Cutthroat Copping Coyote Caper

by Don Jordan

 

SILVER GATE, Mont.--

Native Americans have all kinds of stories about Coyote, because the Trickster, an often malevolent spirit, can take Coyote's form and bedevil humans.

If you spend enough time, alone, outdoors, you will meet Coyote, they say. The first meeting is always unexpected, and unimaginable events follow that span millennia and make the pursuit of a fish little more than conduits to an introduction.

The thing about Coyote is that you never know what's going to happen when you meet him. The outcome of an encounter can be good or bad, or both. The thing is, when Coyote appears, something unusual is happening.

There is no better place to meet Coyote than at the foot of Baronette Mountain where Soda Butte Creek flows through Yellowstone National Park. That's where I first met Coyote, in September, 1994.

Late September is late fall in Yellowstone. Morning temperatures had been edging lower. It was 18 degrees (F) on the morning of the day Coyote appeared, but by 3 p.m., bright sun beat into the creek valley to produce a perfect 65 degree afternoon.

Huge clouds had formed, and the sky was brilliant white against the Big Blue Sky. It was windy, but not impossibly so, because it was easy enough to fly cast that day. The breeze was just stiff enough to cover downwind sound.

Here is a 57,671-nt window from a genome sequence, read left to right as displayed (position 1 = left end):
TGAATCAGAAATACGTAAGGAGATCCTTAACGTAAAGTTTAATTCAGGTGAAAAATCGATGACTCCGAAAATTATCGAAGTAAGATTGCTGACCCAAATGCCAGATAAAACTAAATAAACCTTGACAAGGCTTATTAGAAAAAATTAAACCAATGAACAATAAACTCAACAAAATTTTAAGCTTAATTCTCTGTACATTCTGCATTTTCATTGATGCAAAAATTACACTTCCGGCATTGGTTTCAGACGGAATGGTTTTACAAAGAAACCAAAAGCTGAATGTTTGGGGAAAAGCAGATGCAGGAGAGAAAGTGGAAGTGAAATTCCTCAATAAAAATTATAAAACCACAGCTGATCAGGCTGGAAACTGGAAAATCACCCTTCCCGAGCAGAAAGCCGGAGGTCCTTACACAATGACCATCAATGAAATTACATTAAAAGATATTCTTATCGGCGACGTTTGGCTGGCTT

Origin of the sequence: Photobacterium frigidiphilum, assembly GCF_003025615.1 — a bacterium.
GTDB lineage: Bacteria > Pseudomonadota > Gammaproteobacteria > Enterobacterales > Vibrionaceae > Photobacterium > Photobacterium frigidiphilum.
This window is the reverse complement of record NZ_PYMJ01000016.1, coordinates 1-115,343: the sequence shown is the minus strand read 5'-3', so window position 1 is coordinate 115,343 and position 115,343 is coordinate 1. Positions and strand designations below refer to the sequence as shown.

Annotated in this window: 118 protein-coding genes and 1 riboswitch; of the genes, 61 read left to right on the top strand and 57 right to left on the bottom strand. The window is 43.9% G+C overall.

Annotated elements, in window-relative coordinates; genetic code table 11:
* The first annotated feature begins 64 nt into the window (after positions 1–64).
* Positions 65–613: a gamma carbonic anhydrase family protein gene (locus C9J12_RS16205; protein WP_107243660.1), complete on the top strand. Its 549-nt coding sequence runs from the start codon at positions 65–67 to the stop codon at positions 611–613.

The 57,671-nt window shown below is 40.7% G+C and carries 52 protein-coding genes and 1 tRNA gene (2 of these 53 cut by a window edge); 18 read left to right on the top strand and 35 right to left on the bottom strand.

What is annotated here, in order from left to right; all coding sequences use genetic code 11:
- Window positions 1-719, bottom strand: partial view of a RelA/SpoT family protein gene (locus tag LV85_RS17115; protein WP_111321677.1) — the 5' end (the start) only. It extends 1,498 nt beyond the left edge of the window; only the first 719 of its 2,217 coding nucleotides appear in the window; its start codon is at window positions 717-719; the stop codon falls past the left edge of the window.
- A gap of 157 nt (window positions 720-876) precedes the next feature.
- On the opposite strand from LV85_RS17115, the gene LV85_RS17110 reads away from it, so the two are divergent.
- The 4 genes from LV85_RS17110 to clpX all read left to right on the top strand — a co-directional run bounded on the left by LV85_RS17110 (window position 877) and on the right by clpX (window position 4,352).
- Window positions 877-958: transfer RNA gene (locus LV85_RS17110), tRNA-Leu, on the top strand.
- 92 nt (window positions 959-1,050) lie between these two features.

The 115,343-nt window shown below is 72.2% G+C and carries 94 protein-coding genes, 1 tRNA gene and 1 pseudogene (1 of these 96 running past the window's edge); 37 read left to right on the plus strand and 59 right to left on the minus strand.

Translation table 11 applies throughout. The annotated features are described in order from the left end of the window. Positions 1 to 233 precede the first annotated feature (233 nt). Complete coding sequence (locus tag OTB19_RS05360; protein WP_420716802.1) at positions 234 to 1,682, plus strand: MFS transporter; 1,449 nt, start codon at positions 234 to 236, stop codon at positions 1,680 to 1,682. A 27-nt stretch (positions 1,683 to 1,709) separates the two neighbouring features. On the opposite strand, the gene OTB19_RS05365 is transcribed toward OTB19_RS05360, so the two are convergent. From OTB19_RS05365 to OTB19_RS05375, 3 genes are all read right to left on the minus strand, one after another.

At the spot I now call Coyote Hole, the creek makes a 90 degree left turn. A mass of limbs and logs had piled up there, and a deep hole was washed out beneath the log pile. This bend forced a lot of fast-flowing water to change its course, creating a complex, churning hydraulic formations. The water crashed and sloshed. The din was constant.

It was impossible to get much of a fly drift, but Hars Haugen a Silver Gate denizen ties a wet fly I call Hars' Special, and he had sold me one.

"The first time I tried one of these, I kept looking around for a Ranger, figuring, hey, this fly is too good. Someone's going to come and take it away from me," Haugen told me later.

The first time I dropped the fly into the log pile, I hooked a fat, 16-inch cutthroat and released it. On the next cast, an even larger fish rolled at my fly, but missed. I hooked it on the third try. After a dicey battle where the fish actually ran under the logs, a 17-inch cutthroat, all blazing gold and bright orange, came flopping and gasping to my feet.

I didn't release this one. I could see two big fillets in that fish, and it was legal to keep two trout a day from the Soda Butte in 1994. Still, guilt's sharp point stuck me as I ran a stringer through its gills. I was killing this beautiful fish, and I felt the entire valley watch me do it.

I wrapped the stringer around a rock and laid it in the water at creek's edge where there was little or no current to wash my catch downstream.

The sun was dropping quickly, and the lower angle produced that golden, atmosphere-filtered, late afternoon light that photographers love. Dark shadows of trout were still darting into the hydraulics, rising, rolling, flashing their sides. Three, four fish were rolling at same time, just in front of the log pile.

Casting, watching the fly drift, seeing the trout rise and strike, feeling them pull, landing and releasing--one after another they came. I was lost in the sport, hypnotized.